Our campsite at Har Ki Dun was nestled between gigantic peaks. It was as if the Gods had gathered around us on reaching their dwelling, asking if it wasn’t too much trouble getting here. I chuckled and said, “no, just a slight backache from the bumpy ride!” :D
I asked Aunty to teach me some exercises to soothe my agony, and she very kindly obliged. That’s when she revealed the reason for her apprehension in my ability to lift my bag. She had suspected that my core was probably not very strong, and sweetly recommended that I strengthen it before going on a trek next time. I thanked her sheepishly and duly noted her advice.
Day 3: Excursion to Marinda Lake
The sun was shining as brightly as my happiness at having to carry only a day pack today. We were going on an excursion to Marinda Lake. Plodding on that brown trail, getting charmed by pink flowers hanging from trees and observing subtle changes in the scenery as we gained more altitude. Today will most certainly be a cake walk, I prophesized.
However, the mountains humbled me yet again. Blindly relying on my relative’s advice, without doing on research of my own, I believed I could do without a down jacket. As we climbed higher, the wind got stronger and chillier. My shivering was comical and sad at the same time.
But just as the mountains reprimand you, they also reward you in equal measure. As we neared the lake, the surroundings went on increasing in their vastness, as if I was shrinking physically. I came to a sublime and resounding realization that the world IS. SO.BIG.
My mind reminded me that I had not dwelled on my troubles. I started in that direction, only to find nothing waiting for me. In the face of the massive expanse that enveloped me, if not my body, the enormous boulders of my burdens had certainly been reduced to mere granules.
All will indeed be well, I felt. This time, with conviction.
Marinda Lake was a pool of exquisitely coloured water, spilt at the feet ofan interestingly shaped, hugerock. Pensive appreciations of the setting were interrupted with someone starting a snow fight. Exhausted, all of us later posed for silly pictures, smiling whole-heartedly, with not a care in the universe.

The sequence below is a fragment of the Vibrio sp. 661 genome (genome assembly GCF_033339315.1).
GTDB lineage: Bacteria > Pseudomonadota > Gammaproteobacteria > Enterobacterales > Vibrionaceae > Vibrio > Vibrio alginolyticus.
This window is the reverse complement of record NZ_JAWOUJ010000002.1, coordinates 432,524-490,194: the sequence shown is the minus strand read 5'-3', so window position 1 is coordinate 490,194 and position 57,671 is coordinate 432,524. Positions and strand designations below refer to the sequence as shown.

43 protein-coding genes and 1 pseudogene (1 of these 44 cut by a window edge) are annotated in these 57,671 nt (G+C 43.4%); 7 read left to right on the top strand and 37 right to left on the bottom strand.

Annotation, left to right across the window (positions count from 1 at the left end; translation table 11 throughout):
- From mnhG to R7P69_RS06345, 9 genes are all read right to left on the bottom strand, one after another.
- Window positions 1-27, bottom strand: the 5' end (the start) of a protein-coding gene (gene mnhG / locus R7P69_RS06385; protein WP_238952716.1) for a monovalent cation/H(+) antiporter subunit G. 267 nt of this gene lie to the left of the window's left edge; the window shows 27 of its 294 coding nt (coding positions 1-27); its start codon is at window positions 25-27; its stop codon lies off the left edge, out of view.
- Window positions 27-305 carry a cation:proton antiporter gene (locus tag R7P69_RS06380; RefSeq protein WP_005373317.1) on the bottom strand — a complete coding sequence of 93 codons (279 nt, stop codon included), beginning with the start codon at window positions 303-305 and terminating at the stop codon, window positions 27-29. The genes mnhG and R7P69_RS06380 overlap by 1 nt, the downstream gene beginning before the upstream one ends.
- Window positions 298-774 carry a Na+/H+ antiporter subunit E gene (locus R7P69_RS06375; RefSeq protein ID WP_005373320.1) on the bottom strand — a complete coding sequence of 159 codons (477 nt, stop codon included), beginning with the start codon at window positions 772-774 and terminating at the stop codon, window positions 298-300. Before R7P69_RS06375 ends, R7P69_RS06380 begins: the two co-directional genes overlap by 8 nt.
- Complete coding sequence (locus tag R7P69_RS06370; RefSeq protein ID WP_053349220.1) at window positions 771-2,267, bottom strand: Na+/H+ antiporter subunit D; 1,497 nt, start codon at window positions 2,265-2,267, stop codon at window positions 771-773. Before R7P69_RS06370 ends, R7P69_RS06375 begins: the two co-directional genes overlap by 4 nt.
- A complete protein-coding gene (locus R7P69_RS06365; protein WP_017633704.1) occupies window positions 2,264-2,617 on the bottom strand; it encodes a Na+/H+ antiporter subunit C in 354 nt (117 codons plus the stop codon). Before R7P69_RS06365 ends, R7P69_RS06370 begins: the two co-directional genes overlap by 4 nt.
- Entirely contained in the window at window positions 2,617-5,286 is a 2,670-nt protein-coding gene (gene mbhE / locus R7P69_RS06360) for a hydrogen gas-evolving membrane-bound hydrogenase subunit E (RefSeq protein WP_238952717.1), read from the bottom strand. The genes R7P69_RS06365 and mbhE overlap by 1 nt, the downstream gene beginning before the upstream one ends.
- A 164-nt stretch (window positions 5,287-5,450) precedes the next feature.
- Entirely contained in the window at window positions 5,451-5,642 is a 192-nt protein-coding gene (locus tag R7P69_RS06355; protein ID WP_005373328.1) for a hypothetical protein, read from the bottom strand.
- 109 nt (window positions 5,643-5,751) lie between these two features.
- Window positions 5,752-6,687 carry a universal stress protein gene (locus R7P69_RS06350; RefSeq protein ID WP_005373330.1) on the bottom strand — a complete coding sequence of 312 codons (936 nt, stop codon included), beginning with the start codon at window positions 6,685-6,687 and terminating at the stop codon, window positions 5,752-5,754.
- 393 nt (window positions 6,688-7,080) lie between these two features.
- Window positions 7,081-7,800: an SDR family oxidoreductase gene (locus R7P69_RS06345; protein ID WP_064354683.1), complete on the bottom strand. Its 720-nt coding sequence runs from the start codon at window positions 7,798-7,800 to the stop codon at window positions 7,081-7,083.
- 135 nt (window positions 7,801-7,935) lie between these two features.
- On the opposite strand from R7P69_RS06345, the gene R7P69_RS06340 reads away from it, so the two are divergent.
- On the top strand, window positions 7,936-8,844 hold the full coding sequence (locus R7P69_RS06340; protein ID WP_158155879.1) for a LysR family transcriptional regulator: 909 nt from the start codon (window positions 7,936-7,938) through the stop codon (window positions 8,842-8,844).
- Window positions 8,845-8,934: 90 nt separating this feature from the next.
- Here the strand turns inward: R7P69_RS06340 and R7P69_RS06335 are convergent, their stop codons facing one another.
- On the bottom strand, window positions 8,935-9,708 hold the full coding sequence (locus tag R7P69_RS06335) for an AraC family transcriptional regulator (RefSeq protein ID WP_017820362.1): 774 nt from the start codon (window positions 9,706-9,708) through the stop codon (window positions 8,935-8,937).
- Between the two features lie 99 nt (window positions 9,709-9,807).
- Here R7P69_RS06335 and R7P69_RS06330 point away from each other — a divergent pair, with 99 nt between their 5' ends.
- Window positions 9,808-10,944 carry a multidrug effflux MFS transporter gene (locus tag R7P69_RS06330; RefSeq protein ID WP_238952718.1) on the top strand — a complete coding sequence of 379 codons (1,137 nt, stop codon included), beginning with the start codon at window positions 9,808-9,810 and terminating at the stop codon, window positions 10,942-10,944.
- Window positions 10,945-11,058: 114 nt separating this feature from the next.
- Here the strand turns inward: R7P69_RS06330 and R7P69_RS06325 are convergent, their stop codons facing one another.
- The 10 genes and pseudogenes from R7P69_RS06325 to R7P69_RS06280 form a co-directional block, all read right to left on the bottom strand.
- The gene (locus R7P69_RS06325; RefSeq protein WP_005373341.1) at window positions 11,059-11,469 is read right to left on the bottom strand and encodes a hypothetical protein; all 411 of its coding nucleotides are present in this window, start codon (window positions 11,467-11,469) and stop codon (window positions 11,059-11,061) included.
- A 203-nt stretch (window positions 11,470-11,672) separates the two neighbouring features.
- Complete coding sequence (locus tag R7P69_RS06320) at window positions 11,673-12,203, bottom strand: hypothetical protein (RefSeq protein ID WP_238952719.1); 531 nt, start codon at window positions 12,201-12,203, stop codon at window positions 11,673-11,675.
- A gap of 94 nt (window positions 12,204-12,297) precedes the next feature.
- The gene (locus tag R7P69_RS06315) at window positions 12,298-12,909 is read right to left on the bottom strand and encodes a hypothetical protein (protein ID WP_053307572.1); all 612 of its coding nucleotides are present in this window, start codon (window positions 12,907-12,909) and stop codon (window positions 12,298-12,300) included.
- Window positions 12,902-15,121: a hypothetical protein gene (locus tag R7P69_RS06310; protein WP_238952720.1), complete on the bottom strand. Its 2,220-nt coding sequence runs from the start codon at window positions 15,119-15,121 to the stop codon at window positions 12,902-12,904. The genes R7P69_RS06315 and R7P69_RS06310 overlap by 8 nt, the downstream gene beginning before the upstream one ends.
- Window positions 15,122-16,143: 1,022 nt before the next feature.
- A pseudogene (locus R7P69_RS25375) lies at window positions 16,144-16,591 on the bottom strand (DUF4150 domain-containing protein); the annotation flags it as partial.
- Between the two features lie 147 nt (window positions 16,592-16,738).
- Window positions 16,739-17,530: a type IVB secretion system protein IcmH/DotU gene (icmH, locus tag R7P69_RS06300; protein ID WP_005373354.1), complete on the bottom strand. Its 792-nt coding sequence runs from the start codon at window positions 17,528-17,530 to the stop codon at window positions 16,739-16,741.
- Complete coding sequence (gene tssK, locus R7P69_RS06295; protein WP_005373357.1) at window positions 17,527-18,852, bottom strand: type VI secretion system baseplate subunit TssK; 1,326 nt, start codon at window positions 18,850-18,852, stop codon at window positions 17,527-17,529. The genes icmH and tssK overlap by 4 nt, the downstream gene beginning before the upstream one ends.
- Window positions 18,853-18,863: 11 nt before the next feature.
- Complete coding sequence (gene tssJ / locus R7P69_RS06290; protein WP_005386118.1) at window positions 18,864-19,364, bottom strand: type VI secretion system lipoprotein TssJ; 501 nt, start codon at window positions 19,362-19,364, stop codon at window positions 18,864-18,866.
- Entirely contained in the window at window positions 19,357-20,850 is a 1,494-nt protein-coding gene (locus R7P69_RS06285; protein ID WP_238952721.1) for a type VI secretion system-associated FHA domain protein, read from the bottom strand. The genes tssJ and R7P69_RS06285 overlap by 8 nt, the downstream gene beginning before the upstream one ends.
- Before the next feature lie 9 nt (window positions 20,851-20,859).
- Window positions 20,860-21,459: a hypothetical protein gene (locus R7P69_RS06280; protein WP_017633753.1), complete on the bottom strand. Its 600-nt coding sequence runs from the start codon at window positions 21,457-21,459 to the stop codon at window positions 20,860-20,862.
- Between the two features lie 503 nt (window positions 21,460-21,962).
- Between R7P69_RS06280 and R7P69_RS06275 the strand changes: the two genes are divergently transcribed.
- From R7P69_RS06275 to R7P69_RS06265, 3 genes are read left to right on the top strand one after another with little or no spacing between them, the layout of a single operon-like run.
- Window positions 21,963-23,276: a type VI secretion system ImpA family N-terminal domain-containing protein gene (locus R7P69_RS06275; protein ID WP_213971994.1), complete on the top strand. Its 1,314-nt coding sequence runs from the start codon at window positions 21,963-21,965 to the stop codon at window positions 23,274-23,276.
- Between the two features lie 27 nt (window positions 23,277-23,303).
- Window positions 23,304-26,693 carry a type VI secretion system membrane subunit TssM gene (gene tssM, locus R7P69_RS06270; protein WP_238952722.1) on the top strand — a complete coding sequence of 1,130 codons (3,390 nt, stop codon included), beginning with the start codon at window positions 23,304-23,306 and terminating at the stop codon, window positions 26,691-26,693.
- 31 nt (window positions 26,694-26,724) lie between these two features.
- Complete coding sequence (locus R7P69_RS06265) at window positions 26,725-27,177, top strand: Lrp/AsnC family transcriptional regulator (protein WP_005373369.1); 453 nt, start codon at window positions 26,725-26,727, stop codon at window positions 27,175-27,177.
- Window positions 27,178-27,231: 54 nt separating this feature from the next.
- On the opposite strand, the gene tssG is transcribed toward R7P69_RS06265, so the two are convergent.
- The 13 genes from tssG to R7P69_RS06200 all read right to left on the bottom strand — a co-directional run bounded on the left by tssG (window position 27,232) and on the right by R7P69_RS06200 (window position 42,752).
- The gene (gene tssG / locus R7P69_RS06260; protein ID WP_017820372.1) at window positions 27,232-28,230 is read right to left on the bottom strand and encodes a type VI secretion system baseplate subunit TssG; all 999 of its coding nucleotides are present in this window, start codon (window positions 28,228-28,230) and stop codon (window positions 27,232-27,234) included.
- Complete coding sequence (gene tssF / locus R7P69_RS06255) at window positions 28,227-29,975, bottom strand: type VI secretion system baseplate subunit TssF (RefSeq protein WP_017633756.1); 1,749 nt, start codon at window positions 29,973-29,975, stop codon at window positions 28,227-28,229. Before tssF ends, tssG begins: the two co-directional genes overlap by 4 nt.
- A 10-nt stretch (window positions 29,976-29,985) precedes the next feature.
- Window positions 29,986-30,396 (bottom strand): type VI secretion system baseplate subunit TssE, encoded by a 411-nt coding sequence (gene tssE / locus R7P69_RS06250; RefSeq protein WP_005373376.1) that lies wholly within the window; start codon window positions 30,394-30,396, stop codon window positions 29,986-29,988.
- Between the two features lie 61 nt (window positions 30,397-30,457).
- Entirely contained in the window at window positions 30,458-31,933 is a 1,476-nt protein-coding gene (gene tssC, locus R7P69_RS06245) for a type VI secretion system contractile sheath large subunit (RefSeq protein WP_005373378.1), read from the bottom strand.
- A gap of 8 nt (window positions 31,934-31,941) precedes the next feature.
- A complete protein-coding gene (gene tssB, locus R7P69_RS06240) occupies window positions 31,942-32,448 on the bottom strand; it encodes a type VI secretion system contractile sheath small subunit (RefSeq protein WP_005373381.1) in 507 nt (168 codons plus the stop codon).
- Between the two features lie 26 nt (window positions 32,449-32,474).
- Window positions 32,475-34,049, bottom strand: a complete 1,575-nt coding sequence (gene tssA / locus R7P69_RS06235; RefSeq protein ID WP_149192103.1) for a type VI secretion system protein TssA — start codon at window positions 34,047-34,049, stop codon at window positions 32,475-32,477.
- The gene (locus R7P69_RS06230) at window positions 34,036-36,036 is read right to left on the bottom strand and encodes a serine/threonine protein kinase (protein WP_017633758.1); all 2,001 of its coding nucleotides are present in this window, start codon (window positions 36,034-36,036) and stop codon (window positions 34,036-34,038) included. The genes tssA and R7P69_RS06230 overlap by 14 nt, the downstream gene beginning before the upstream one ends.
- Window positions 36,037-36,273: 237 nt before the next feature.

Days 4 and 5: Har ki Dun to Osla and Osla to Sankri via Taluka
In the spirit of owning up to bloopers, I now admit that I had thought it would be a good idea to wear ankle socks with trekking shoes.My intellect had obviously turned its back for a second. By the last two days, my silently and respectfully protesting shoes bites had turned violent and out rightly called me a doofus.
We started our return journey on a slightly altered route, this time through the intriguing little village of Osla. The strenuous lives of the people put a city person like me to shame, and their happy-go-lucky attitude, despite the inconveniences they faced, made me envious. Wooden houses with intricate carvings, built in a location as inaccessible and hostile as this, was an astounding architectural feat. I was also surprised to see solar panels mounted on the thatched roofs. Then again, this was a village that had a temple dedicated to Someshwar. Fascination turned into dispassionate acknowledgement of the way of life here.
I entertained the prospect of forsaking city life tolive in a village like Osla. The people here led difficult but wholesome and content lives. But to be cut-off from the rest of the world? Given my upbringing, such isolation was unfathomable to me. I shuddered and moved along.
My trip to the heavens was over. I was to once again re-incarnate into an urban dweller, with a clean slate.
I could not escape the consequence of karma, though. My backache had aggravated to muscle atrophy. Three months of wearisome sessions of physiotherapy sensitized me to the gravity of staying physically fit. But I also underwent shopping therapy by purchasing quirky long socks and a lively red down jacket.
Despite the well-deserved kicks on my caboose for under-estimating trekking, I had fallen under the spell of the Himalayas. I visit them regularly, now. In their midst, blaring dilemmas are silenced and the colourful, all-consuming petty worries lose their charm. The mountains are an emphatic and liberating reminder that we are just a wave in an infinite ocean. All we have to do, is savour the ride.